A long feature story in the Daily Hampshire Gazette looked at Ryan Wade, a five-year-old Northampton boy who has a new mechanical arm he uses to feed himself because a genetic abnormality prevents him from full use of his arms and elbows. Students from Professor Frank Sup’s MIE 415 Senior Capstone Design course in the Mechanical and Industrial Engineering Department invented the device. The students are Brian Cormier, Andrew Friedlieb, Catherine Paquin, and Kyle Morrell. Nursing student Emily Gardner was also involved in the project. The team of students also recently won the capstone course’s end-of-semester poster contest, describing their invention to improve the quality of life for children with Pediatric Multiple Synostosis Syndrome, a rare genetic disorder characterized by multiple bone fusions involving the face, limbs, and middle ear.  

According to a UMass Amherst press release and a related article in the Springfield Republican, our Northeast Climate Science Center (NECSC) will award over $800,000 to universities and other partners for research to guide managers of parks, refuges, and other cultural and natural resources in planning how to help species and ecosystems adapt to climate change in the region. Three of the funded studies will directly involve UMass Amherst scientists, who will receive approximately $200,000 over the next two years for collaborative work with others. Richard Palmer, head of the Civil and Environmental Engineering Department, is the university director of the NECSC and a member of two of the funded research teams. Read UMass press release: http://www.umass.edu/newsoffice/article/new-wildlife-and-climate-studies-launch.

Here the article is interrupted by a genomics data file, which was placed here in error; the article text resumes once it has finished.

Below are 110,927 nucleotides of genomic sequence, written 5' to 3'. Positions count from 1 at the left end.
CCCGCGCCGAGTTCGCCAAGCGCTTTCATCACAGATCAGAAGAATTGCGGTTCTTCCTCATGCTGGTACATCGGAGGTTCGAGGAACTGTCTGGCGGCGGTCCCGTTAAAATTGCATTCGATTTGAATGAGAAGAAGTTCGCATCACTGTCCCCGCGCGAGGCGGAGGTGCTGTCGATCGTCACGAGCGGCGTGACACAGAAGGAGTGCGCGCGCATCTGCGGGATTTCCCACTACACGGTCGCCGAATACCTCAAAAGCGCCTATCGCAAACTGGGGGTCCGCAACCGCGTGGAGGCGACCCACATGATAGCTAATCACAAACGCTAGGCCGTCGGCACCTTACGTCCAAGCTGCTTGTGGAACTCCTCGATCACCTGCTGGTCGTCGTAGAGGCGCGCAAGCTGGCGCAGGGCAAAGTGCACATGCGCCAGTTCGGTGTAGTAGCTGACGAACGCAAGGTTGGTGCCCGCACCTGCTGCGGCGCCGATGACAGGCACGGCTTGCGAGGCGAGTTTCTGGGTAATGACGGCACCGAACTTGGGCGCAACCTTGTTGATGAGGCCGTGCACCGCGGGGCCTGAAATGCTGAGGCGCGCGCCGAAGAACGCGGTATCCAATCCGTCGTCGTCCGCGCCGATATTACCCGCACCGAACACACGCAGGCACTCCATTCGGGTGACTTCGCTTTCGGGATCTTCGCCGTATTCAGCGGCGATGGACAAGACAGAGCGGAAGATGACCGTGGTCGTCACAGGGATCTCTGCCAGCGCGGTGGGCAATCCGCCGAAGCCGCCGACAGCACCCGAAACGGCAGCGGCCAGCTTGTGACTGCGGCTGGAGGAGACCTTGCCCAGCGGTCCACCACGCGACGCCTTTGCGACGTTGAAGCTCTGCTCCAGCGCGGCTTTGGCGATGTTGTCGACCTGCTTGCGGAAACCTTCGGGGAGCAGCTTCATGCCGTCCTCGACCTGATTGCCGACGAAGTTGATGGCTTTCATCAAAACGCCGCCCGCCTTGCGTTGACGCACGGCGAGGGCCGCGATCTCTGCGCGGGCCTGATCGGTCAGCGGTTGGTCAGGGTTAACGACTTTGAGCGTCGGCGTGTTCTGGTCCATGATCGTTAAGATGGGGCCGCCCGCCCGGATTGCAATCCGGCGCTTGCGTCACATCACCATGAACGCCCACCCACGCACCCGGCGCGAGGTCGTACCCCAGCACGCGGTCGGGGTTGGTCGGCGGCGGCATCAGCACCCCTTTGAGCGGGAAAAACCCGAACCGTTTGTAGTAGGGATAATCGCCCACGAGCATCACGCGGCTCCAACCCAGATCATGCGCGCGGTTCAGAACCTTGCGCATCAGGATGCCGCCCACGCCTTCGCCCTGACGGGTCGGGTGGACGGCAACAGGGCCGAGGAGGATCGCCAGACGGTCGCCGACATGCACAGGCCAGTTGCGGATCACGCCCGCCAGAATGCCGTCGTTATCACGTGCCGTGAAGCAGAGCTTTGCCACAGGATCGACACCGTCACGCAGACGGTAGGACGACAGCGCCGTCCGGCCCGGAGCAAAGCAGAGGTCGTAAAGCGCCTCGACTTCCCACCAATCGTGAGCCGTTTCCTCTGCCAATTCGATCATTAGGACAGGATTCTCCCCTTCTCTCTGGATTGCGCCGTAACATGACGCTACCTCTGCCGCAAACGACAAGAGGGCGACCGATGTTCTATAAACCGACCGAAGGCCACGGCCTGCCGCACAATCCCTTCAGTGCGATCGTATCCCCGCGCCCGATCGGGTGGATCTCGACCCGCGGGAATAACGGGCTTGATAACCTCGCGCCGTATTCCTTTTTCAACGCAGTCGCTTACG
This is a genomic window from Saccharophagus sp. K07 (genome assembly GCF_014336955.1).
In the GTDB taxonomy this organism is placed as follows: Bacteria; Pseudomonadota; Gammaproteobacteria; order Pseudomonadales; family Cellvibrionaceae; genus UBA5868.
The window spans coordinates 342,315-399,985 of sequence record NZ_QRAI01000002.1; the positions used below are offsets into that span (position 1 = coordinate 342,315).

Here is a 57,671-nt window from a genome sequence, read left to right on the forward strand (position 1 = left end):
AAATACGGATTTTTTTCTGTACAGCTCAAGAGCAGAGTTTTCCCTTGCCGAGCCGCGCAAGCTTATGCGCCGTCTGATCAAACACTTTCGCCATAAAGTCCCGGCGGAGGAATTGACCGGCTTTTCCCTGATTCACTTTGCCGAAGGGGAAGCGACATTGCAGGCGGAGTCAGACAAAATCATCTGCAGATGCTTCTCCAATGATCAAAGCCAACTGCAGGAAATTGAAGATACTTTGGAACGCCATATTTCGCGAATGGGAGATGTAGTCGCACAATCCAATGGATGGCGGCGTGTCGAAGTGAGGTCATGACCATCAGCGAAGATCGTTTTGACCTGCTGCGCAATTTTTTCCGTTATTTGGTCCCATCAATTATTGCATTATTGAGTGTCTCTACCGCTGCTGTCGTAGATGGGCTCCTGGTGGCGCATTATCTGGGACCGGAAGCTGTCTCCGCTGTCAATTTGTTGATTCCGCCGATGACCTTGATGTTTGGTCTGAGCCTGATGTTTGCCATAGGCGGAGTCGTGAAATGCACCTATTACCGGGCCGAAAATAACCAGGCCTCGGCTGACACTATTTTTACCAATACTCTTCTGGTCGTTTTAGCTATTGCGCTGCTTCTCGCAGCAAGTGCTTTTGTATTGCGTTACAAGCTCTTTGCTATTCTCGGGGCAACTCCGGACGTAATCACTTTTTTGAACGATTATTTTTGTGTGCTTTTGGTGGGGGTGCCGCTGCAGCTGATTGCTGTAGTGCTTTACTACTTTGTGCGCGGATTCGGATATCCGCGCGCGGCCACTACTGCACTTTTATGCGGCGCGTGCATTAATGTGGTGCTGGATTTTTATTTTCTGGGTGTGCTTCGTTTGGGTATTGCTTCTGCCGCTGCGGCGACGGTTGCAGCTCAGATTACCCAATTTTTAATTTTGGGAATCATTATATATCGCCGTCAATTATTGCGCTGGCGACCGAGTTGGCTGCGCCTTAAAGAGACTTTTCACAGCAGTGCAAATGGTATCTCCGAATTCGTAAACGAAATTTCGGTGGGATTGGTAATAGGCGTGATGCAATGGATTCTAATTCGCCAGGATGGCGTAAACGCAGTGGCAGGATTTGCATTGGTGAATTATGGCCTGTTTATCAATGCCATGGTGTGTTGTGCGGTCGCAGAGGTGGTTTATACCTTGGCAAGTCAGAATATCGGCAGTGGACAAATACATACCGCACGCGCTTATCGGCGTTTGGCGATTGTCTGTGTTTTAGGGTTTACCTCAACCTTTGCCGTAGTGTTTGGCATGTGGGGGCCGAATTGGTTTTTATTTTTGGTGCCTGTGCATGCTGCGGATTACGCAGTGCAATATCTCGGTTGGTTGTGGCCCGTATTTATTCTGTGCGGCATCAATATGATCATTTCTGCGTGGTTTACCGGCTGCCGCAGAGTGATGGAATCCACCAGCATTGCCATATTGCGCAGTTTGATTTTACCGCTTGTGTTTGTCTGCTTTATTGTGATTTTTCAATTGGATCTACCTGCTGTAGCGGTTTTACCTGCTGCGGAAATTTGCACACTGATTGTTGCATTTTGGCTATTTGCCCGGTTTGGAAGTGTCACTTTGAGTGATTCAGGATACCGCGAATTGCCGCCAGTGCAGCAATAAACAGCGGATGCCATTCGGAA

In December, Vietnamese-born College of Engineering student Johnny Huynh and his brother George were profiled in the Boston Globe and on NBC Nightly News as a follow-up to a 2011 Globe feature series (12/18/2011: Brothers seek a way up and out) about their difficult upbringing in Dorchester. The catalyst for this week’s story was word from George Huynh that he was following his older brother Johnny into higher education with his official acceptance by Yale University. The following is the new Globe story, written by Billy Baker, in its entirety: Just after 5 p.m. Monday, the text message popped up on my phone. “I got in.” I was sitting at my desk in the Globe newsroom, and I started crying. For me, it was the culmination of the most incredible story, one that began two years ago when I worked on a series about the Number 19 MBTA bus.

Dr. Marshall Jones, an alumnus of the UMass Mechanical and Industrial Engineering Department and an engineer at GE Global Research, was a recipient of the 2013 UMass Amherst “Salute to Service” award in Boston (read articles in Digital Journal and Dealbreaker.com). Since joining General Electric Global Research Center in 1974, Jones has received 54 U.S. patents and 32 foreign patents; authored or co­authored over 45 publications; and presented numerous talks at national and international technical conferences. He received a B.S. in Mechanical Engineering from the University of Michigan in 1965 and his M.S. and Ph.D. in Mechanical Engineering from UMass Amherst in 1972 and 1974, respectively. See UMass Salute to Service Awards: http://umassalumni.com/salutetoservice/award_recipients.html

Joseph Bardin of the Electrical and Computer Engineering Department at the University of Massachusetts Amherst has received a five-year grant of approximately $400,000 from the prestigious National Science Foundation (NSF) Faculty Early Career Development (CAREER) Program. Bardin’s research will greatly improve the cryogenic electronics used in scientific instruments, thereby enabling new and more powerful experimental tools for scientific researchers.